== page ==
Hailing from a small town myself, I was forced to keep adjusting my preconceived ideas, as this part of Canada had the loveliest, most innovative restaurants in the smallest of places – a pleasant surprise. That evening, I dined at Fresh Fine Dining, housed inside a disused Canadian Pacific railway carriage – beautiful location, excellent food. My scallops and bacon with Dijon maple cream, followed by the pork with caraway and turmeric in a mango curry sauce with coconut rice and roasted peppers, had me waxing absolutely lyrical and really, you can’t go wrong with maple dessert wine. Had they only been a moving carriage I would happily have stayed onboard and travelled across Canada, but alas, this fine dining experience remained stationary.

 a railway meal - not really; this was much better

a railway meal – not really; this was much better

The following morning, having had a sneak preview of seafood the day before, I finally reached the seaside and St Andrews by-the-sea. Not even the constant downpour could dampen my spirits, St Andrews is that pretty. Still, to wait out the rain, an indoor spot of lunch seemed in order. I settled in at the Algonquin resort, one of Canada’s prettiest, which also happens to have a great restaurant, Braxton’s, named after one of the resort’s first chefs. This close to the sea – St Andrews sits on the Passamaquoddy Bay, an inlet of the Bay of Fundy – fish and seafood were the order of the day. I opted for fish with an international twist, swiftly devouring the exceedingly tasty halibut tacos with apple-ginger slaw and wasabi aioli. For some reason unknown to man (and woman) this lunchtime treat went very well combined with a strawberry balsamic martini.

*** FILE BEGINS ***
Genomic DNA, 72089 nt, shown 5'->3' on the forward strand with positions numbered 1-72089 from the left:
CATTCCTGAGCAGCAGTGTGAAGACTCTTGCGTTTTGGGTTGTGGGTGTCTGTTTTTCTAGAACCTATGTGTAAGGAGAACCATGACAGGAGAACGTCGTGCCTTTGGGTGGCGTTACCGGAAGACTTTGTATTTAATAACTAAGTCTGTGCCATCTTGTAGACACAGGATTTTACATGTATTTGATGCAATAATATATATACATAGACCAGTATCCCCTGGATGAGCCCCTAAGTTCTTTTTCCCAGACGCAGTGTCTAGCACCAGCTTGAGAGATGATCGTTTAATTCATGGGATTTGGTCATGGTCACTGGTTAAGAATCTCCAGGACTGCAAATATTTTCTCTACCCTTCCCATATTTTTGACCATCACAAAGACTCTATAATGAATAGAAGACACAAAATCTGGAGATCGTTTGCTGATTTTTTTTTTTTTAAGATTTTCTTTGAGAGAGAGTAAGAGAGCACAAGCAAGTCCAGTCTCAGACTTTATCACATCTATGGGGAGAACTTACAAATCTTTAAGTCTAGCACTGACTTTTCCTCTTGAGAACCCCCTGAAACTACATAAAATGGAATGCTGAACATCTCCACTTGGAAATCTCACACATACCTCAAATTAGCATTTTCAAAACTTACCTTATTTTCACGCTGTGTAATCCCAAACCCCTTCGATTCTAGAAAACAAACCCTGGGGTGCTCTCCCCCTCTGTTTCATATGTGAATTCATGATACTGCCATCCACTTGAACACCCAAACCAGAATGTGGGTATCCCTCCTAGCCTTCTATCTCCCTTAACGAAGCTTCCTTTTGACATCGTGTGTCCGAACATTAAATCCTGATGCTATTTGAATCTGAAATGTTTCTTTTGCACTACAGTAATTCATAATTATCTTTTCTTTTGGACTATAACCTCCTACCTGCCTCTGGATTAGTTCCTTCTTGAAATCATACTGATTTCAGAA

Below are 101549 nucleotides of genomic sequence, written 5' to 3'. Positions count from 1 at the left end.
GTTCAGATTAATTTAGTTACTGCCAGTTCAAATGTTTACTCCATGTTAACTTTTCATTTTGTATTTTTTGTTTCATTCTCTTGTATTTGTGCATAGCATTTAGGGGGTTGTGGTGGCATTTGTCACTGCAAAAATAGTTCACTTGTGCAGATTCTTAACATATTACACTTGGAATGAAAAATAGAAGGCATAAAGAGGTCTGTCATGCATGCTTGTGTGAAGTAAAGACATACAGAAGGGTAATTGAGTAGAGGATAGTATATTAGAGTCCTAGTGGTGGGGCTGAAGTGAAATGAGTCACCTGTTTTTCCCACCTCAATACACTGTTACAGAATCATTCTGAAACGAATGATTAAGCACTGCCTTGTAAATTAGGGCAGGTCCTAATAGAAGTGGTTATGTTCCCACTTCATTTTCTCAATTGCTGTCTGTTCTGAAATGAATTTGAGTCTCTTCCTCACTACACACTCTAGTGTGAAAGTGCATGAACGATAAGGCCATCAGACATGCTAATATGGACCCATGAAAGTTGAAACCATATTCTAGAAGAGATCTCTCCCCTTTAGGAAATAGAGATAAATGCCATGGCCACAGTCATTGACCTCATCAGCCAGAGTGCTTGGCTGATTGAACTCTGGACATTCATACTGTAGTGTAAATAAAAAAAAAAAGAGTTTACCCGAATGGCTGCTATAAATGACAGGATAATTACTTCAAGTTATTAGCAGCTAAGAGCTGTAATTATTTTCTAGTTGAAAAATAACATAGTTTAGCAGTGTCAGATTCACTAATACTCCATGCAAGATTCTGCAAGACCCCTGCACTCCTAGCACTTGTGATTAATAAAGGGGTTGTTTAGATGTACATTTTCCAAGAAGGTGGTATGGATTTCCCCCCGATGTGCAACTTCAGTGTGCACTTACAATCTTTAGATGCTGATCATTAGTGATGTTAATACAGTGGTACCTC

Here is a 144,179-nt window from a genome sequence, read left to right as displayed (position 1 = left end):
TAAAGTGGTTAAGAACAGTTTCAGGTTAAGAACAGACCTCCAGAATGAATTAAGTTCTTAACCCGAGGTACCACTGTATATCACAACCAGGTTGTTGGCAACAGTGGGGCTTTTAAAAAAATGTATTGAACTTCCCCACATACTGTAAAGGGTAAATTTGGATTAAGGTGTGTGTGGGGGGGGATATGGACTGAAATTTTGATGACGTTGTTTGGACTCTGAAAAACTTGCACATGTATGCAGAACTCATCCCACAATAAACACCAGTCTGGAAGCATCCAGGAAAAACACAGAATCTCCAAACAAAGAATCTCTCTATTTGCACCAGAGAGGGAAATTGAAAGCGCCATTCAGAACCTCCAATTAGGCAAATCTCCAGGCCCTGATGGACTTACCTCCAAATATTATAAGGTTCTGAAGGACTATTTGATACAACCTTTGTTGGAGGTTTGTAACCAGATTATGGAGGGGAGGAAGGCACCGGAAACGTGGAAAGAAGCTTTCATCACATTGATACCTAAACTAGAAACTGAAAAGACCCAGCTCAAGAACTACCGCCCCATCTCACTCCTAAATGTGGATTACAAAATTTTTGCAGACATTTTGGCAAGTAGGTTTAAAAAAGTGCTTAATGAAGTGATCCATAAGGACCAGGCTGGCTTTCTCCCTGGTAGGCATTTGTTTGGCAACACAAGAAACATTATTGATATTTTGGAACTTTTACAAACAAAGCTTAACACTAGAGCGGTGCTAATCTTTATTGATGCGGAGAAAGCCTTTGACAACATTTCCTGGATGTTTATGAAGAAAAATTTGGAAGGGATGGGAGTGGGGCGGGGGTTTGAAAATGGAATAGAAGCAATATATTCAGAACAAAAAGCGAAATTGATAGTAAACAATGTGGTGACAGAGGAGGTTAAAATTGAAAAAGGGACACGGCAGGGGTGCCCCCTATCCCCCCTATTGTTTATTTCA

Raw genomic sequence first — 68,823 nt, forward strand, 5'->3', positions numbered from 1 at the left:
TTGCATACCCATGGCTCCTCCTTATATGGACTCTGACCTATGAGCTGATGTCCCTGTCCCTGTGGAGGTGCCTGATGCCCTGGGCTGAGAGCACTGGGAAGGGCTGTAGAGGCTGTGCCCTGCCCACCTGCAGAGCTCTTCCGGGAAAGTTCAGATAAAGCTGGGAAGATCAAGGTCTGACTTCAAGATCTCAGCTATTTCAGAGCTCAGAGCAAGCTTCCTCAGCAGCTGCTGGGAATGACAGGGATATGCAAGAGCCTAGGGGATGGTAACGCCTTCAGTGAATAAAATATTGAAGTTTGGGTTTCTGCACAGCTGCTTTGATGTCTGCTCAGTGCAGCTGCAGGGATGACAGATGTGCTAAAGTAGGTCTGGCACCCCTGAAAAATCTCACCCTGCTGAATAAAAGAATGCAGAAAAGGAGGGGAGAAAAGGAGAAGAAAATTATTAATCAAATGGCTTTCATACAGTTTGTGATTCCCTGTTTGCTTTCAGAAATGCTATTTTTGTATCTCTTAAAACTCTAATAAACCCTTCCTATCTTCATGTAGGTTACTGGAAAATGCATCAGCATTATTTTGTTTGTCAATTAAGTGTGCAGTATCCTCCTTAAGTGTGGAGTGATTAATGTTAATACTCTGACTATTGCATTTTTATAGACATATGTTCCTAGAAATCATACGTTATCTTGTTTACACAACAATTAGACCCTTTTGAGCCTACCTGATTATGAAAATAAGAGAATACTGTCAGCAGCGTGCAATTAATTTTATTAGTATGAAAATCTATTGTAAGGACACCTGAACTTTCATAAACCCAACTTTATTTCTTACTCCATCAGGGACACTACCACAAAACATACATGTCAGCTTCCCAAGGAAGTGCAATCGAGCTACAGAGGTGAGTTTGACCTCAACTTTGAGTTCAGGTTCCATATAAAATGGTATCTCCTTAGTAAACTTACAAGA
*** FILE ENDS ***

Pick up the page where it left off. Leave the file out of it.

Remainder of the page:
St Andrews is perfect for whiling away a few days by the sea, maybe doing some whale-watching if in season (July-Sept is the best time) or checking out the local art galleries and unusual shops. It’s a great place to enjoy the local seafood as well and after my yummy, fishy lunch, I was ready to explore further at dinner. Rossmount Inn, in nearby Chamcook, was my home for the night and managed to pull off looking cosy, homely and stately at the same time, as I took my seat to dine in the elegant bar area, slightly smaller than the main restaurant.

Dinner at the Rossmount

Dinner at the Rossmount

My starter of a dozen plump, fresh-from-the-sea oysters, did not disappoint and the huge sea scallops, accompanied by quinoa, made for an excellent main course. Coffee and dessert, in my case a white chocolate martini, was enjoyed outside on the porch, wrapped up in a fluffy blanket, while the sea mist gently enveloped my surroundings.

Only one day remained to explore more of New Brunswick and I felt I couldn’t possibly leave without having seafood chowder (and possibly another Bloody Caesar). Travelling northeast towards Nova Scotia, through Fundy national park, one of two in the province, I reached Alma, a quiet settlement of just over 200 people (despite its diminutive size, it still manages to have a website www.villageofalma.ca). It’s home to a particularly fine waterfront restaurant with the freshest of seafood, overlooking the formidable tides of the Bay of Fundy, the highest in the world. The aptly named Tides restaurant supplied me with one of the best bowls of seafood chowder I’ve ever had the pleasure of enjoying, crammed full of white fish, prawns, scallops, clams, mussels, you name it.

A delicious end to a tour that had well and truly tickled my taste buds.

For more information about New Brunswick, click here.


Getting there:

There are direct flights from the UK to nearby provinces Nova Scotia and Québec with connecting flights to one of New Brunswick’s four regional airports. It’s also possible to arrive by coach or rail from either neighbouring province.


First UK Rights and images © Anna Maria Espsäter